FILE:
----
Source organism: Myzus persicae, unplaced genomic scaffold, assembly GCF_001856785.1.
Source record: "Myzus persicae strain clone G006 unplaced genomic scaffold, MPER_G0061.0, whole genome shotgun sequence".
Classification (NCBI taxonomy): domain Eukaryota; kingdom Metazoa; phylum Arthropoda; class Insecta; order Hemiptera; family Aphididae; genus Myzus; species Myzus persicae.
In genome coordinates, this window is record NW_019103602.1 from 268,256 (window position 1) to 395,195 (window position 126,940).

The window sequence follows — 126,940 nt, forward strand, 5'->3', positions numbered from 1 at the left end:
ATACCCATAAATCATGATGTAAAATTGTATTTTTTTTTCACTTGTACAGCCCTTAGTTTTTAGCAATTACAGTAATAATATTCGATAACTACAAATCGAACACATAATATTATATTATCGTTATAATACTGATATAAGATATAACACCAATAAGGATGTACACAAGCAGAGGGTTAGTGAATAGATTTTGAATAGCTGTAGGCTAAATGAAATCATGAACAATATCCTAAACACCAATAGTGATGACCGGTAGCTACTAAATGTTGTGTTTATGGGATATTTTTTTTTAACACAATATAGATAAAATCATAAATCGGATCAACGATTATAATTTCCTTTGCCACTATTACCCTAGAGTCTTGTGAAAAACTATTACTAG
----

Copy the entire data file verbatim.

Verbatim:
Source organism: Myzus persicae, unplaced genomic scaffold, assembly GCF_001856785.1.
Source record: "Myzus persicae strain clone G006 unplaced genomic scaffold, MPER_G0061.0, whole genome shotgun sequence".
Classification (NCBI taxonomy): domain Eukaryota; kingdom Metazoa; phylum Arthropoda; class Insecta; order Hemiptera; family Aphididae; genus Myzus; species Myzus persicae.
In genome coordinates, this window is record NW_019103602.1 from 268,256 (window position 1) to 395,195 (window position 126,940).

The window sequence follows — 126,940 nt, forward strand, 5'->3', positions numbered from 1 at the left end:
ATACCCATAAATCATGATGTAAAATTGTATTTTTTTTTCACTTGTACAGCCCTTAGTTTTTAGCAATTACAGTAATAATATTCGATAACTACAAATCGAACACATAATATTATATTATCGTTATAATACTGATATAAGATATAACACCAATAAGGATGTACACAAGCAGAGGGTTAGTGAATAGATTTTGAATAGCTGTAGGCTAAATGAAATCATGAACAATATCCTAAACACCAATAGTGATGACCGGTAGCTACTAAATGTTGTGTTTATGGGATATTTTTTTTTAACACAATATAGATAAAATCATAAATCGGATCAACGATTATAATTTCCTTTGCCACTATTACCCTAGAGTCTTGTGAAAAACTATTACTAG